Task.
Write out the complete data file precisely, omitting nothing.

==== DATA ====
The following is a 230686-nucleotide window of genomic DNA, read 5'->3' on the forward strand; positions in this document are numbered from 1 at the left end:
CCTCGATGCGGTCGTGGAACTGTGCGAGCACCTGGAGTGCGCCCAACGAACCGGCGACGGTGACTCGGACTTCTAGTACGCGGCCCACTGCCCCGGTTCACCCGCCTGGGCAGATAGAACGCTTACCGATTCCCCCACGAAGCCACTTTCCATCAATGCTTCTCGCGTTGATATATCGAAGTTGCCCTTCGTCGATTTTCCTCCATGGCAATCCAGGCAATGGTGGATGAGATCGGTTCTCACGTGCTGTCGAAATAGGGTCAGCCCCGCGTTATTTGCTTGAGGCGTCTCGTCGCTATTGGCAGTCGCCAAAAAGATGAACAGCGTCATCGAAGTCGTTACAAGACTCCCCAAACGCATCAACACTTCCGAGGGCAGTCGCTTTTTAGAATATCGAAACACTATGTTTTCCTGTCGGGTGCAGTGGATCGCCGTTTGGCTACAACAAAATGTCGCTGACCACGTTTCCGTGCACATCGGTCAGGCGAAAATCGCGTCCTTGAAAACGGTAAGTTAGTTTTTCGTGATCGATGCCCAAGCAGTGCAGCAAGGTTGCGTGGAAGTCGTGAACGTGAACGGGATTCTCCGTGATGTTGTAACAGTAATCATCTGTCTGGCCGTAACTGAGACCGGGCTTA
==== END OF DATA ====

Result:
The following is a 230686-nucleotide window of genomic DNA, read 5'->3' on the forward strand; positions in this document are numbered from 1 at the left end:
CCTCGATGCGGTCGTGGAACTGTGCGAGCACCTGGAGTGCGCCCAACGAACCGGCGACGGTGACTCGGACTTCTAGTACGCGGCCCACTGCCCCGGTTCACCCGCCTGGGCAGATAGAACGCTTACCGATTCCCCCACGAAGCCACTTTCCATCAATGCTTCTCGCGTTGATATATCGAAGTTGCCCTTCGTCGATTTTCCTCCATGGCAATCCAGGCAATGGTGGATGAGATCGGTTCTCACGTGCTGTCGAAATAGGGTCAGCCCCGCGTTATTTGCTTGAGGCGTCTCGTCGCTATTGGCAGTCGCCAAAAAGATGAACAGCGTCATCGAAGTCGTTACAAGACTCCCCAAACGCATCAACACTTCCGAGGGCAGTCGCTTTTTAGAATATCGAAACACTATGTTTTCCTGTCGGGTGCAGTGGATCGCCGTTTGGCTACAACAAAATGTCGCTGACCACGTTTCCGTGCACATCGGTCAGGCGAAAATCGCGTCCTTGAAAACGGTAAGTTAGTTTTTCGTGATCGATGCCCAAGCAGTGCAGCAAGGTTGCGTGGAAGTCGTGAACGTGAACGGGATTCTCCGTGATGTTGTAACAGTAATCATCTGTCTGGCCGTAACTGAGACCGGGCTTA